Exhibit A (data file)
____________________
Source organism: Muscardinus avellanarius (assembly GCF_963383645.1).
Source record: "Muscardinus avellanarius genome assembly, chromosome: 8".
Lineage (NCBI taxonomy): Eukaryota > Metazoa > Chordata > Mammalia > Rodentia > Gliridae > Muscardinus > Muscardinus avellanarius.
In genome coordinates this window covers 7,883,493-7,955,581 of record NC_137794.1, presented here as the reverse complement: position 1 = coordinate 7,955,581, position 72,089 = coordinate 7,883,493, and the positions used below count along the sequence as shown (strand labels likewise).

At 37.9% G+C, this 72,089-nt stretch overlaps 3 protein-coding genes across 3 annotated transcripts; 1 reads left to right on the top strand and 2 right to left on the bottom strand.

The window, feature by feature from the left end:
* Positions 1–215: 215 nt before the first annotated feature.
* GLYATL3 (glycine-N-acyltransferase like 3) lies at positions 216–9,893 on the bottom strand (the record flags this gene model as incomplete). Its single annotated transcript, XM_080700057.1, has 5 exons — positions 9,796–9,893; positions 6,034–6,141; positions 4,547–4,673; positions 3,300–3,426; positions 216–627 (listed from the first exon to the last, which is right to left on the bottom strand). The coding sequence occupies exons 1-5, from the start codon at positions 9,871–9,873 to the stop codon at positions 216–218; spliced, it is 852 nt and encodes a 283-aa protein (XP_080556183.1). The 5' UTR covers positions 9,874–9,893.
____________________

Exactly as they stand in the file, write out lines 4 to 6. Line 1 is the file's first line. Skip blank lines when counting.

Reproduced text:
In genome coordinates this window covers 7,883,493-7,955,581 of record NC_137794.1, presented here as the reverse complement: position 1 = coordinate 7,955,581, position 72,089 = coordinate 7,883,493, and the positions used below count along the sequence as shown (strand labels likewise).

At 37.9% G+C, this 72,089-nt stretch overlaps 3 protein-coding genes across 3 annotated transcripts; 1 reads left to right on the top strand and 2 right to left on the bottom strand.

The window, feature by feature from the left end: